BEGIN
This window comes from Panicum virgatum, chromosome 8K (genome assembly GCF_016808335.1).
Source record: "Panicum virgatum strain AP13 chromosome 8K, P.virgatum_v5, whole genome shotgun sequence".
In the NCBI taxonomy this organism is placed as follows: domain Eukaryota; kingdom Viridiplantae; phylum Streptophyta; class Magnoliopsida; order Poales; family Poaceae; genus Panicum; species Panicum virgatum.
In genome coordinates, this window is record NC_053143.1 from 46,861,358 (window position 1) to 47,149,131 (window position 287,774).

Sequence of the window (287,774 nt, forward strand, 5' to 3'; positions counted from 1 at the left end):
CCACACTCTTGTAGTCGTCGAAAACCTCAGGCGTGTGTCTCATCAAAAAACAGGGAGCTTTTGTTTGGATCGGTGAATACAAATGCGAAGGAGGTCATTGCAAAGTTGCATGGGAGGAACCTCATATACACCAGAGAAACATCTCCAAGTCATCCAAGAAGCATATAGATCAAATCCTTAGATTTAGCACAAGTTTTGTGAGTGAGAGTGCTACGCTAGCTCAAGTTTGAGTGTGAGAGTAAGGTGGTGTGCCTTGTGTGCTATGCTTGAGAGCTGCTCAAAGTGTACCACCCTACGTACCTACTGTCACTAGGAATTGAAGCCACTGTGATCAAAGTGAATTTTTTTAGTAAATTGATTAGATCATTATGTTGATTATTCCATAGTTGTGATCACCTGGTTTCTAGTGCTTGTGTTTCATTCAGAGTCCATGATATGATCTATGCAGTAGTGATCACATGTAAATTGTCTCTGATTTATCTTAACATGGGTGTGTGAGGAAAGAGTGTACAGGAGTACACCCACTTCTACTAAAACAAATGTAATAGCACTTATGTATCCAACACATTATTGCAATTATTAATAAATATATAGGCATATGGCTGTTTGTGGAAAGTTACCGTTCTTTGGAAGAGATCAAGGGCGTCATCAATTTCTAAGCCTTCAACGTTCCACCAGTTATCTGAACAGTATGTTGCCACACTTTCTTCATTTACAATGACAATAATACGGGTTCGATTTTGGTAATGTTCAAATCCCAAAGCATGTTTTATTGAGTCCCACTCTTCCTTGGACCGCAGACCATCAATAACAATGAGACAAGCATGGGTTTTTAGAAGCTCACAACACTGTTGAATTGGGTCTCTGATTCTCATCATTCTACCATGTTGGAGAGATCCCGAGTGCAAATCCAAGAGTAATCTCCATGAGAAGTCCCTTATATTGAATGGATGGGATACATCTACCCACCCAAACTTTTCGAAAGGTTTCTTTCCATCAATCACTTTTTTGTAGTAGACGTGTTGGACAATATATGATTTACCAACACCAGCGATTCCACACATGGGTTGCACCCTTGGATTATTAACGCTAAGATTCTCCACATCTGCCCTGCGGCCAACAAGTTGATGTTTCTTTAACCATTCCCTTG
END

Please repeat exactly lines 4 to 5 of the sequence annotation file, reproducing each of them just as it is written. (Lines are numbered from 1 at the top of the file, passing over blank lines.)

In genome coordinates, this window is record NC_053143.1 from 46,861,358 (window position 1) to 47,149,131 (window position 287,774).

Sequence of the window (287,774 nt, forward strand, 5' to 3'; positions counted from 1 at the left end):